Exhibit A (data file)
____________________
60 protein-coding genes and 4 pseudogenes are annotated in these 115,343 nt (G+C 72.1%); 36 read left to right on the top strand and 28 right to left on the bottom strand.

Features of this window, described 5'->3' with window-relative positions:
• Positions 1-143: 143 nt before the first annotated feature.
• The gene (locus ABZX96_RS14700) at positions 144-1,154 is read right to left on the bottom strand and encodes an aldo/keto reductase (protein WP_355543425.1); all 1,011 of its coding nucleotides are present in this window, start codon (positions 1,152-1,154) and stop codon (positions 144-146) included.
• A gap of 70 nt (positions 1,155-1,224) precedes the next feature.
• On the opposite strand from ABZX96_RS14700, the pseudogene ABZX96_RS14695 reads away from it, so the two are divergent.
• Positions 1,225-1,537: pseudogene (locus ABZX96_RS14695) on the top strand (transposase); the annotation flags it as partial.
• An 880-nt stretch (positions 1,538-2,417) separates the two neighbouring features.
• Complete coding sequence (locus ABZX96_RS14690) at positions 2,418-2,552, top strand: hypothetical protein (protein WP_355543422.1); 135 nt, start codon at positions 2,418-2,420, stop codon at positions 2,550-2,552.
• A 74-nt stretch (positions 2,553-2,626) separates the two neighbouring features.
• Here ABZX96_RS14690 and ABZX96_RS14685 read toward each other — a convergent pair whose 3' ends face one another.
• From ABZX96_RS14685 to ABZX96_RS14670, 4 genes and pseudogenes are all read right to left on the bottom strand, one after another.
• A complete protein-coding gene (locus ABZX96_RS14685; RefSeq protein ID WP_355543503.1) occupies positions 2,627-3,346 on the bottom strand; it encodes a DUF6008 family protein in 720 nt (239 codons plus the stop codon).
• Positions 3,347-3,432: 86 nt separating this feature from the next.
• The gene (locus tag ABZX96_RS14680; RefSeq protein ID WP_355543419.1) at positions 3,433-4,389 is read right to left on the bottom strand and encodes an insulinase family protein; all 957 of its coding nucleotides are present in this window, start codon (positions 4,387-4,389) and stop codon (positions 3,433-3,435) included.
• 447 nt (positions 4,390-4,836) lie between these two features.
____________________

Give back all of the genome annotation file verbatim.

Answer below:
60 protein-coding genes and 4 pseudogenes are annotated in these 115,343 nt (G+C 72.1%); 36 read left to right on the top strand and 28 right to left on the bottom strand.

Features of this window, described 5'->3' with window-relative positions:
• Positions 1-143: 143 nt before the first annotated feature.
• The gene (locus ABZX96_RS14700) at positions 144-1,154 is read right to left on the bottom strand and encodes an aldo/keto reductase (protein WP_355543425.1); all 1,011 of its coding nucleotides are present in this window, start codon (positions 1,152-1,154) and stop codon (positions 144-146) included.
• A gap of 70 nt (positions 1,155-1,224) precedes the next feature.
• On the opposite strand from ABZX96_RS14700, the pseudogene ABZX96_RS14695 reads away from it, so the two are divergent.
• Positions 1,225-1,537: pseudogene (locus ABZX96_RS14695) on the top strand (transposase); the annotation flags it as partial.
• An 880-nt stretch (positions 1,538-2,417) separates the two neighbouring features.
• Complete coding sequence (locus ABZX96_RS14690) at positions 2,418-2,552, top strand: hypothetical protein (protein WP_355543422.1); 135 nt, start codon at positions 2,418-2,420, stop codon at positions 2,550-2,552.
• A 74-nt stretch (positions 2,553-2,626) separates the two neighbouring features.
• Here ABZX96_RS14690 and ABZX96_RS14685 read toward each other — a convergent pair whose 3' ends face one another.
• From ABZX96_RS14685 to ABZX96_RS14670, 4 genes and pseudogenes are all read right to left on the bottom strand, one after another.
• A complete protein-coding gene (locus ABZX96_RS14685; RefSeq protein ID WP_355543503.1) occupies positions 2,627-3,346 on the bottom strand; it encodes a DUF6008 family protein in 720 nt (239 codons plus the stop codon).
• Positions 3,347-3,432: 86 nt separating this feature from the next.
• The gene (locus tag ABZX96_RS14680; RefSeq protein ID WP_355543419.1) at positions 3,433-4,389 is read right to left on the bottom strand and encodes an insulinase family protein; all 957 of its coding nucleotides are present in this window, start codon (positions 4,387-4,389) and stop codon (positions 3,433-3,435) included.
• 447 nt (positions 4,390-4,836) lie between these two features.